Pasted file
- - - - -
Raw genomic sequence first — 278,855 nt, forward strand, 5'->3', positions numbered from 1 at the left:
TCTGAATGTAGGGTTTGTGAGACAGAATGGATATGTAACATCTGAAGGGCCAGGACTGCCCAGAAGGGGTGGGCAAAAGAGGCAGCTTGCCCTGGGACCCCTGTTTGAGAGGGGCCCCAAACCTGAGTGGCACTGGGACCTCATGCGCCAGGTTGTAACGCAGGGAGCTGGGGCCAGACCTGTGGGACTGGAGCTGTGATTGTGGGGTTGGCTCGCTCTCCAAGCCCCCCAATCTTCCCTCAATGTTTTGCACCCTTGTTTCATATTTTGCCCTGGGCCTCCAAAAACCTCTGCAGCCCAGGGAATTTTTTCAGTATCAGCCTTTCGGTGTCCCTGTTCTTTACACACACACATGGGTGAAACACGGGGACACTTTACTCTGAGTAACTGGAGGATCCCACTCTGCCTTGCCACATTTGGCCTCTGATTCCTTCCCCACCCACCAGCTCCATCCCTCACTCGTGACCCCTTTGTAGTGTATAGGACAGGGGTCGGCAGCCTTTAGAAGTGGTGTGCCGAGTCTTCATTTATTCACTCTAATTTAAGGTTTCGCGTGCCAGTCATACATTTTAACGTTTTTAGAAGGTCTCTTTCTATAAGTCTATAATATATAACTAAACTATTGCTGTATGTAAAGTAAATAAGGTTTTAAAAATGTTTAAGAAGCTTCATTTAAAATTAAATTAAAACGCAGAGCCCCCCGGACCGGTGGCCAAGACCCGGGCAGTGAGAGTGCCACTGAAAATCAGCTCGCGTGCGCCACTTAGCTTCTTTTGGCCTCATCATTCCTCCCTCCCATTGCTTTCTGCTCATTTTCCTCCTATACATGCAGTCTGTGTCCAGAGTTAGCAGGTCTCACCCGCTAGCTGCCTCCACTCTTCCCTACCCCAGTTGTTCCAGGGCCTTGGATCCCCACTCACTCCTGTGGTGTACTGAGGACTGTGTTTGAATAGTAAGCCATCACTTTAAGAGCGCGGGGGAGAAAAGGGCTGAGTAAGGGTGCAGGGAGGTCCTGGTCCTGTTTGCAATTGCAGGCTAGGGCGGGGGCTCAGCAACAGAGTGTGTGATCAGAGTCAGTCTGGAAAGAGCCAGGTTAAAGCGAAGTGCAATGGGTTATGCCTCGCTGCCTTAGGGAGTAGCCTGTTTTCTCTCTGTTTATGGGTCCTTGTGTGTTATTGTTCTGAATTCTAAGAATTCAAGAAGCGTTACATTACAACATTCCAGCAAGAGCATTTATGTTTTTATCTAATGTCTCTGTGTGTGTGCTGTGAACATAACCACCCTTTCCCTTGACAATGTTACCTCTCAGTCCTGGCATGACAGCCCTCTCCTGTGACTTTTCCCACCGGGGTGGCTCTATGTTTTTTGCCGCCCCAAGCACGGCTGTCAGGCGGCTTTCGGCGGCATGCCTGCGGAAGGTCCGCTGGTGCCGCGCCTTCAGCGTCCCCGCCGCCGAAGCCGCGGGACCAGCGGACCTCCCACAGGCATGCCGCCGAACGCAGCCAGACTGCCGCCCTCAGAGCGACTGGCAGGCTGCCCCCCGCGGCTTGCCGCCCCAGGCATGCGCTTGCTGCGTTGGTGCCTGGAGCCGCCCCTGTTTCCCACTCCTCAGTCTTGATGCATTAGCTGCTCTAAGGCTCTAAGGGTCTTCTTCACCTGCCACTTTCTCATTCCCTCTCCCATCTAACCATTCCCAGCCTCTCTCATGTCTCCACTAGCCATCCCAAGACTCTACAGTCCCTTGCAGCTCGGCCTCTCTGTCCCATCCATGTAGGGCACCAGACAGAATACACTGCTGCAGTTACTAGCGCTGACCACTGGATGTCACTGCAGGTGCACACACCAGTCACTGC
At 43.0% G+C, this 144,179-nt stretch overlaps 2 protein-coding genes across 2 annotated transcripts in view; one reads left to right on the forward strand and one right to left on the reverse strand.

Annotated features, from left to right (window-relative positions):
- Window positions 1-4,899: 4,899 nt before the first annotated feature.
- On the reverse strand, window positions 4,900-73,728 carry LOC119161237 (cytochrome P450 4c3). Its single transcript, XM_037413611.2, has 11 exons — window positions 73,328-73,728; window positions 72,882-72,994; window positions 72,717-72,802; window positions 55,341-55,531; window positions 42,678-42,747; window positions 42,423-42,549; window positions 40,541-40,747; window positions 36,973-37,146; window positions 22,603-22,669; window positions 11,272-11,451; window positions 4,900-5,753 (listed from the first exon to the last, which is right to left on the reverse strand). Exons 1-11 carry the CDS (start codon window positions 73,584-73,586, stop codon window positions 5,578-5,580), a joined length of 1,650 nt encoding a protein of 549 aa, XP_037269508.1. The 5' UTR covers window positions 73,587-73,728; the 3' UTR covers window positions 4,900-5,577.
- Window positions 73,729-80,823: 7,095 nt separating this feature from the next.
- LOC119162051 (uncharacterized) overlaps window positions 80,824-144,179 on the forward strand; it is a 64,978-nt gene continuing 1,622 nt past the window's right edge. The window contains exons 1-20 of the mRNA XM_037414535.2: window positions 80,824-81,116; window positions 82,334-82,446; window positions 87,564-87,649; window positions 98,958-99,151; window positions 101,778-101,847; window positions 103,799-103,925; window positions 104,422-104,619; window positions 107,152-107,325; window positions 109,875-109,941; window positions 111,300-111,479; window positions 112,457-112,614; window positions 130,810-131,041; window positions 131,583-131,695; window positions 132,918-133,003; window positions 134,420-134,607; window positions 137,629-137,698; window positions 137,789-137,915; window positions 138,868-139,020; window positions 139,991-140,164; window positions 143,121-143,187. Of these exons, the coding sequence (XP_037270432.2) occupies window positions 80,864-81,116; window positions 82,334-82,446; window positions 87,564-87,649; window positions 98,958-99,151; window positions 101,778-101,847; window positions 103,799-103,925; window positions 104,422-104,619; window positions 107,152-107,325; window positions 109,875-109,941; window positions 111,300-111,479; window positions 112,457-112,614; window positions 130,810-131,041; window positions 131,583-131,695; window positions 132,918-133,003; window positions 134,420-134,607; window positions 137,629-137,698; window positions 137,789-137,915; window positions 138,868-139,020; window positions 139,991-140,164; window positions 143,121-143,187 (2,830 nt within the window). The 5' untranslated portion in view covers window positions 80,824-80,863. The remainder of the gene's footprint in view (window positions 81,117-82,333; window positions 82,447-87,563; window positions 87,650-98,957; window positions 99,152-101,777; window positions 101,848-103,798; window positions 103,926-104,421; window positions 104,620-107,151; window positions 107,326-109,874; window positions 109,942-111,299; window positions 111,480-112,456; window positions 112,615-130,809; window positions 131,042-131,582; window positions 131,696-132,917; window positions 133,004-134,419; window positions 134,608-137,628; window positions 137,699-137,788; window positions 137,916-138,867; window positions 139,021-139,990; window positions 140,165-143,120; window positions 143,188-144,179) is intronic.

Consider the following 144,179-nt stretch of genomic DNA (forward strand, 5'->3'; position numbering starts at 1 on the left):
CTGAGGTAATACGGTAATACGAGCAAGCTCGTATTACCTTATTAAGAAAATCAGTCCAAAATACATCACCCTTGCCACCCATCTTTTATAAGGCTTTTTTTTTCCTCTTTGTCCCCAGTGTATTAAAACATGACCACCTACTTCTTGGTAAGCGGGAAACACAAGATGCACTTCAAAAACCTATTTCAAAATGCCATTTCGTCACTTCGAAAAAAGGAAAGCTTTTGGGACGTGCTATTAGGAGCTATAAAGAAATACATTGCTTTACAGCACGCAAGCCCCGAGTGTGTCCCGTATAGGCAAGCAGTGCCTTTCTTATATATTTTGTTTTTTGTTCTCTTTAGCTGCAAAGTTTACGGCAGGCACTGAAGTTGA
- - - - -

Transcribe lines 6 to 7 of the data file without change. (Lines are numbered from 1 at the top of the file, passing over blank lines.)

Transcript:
- On the reverse strand, window positions 4,900-73,728 carry LOC119161237 (cytochrome P450 4c3). Its single transcript, XM_037413611.2, has 11 exons — window positions 73,328-73,728; window positions 72,882-72,994; window positions 72,717-72,802; window positions 55,341-55,531; window positions 42,678-42,747; window positions 42,423-42,549; window positions 40,541-40,747; window positions 36,973-37,146; window positions 22,603-22,669; window positions 11,272-11,451; window positions 4,900-5,753 (listed from the first exon to the last, which is right to left on the reverse strand). Exons 1-11 carry the CDS (start codon window positions 73,584-73,586, stop codon window positions 5,578-5,580), a joined length of 1,650 nt encoding a protein of 549 aa, XP_037269508.1. The 5' UTR covers window positions 73,587-73,728; the 3' UTR covers window positions 4,900-5,577.
- Window positions 73,729-80,823: 7,095 nt separating this feature from the next.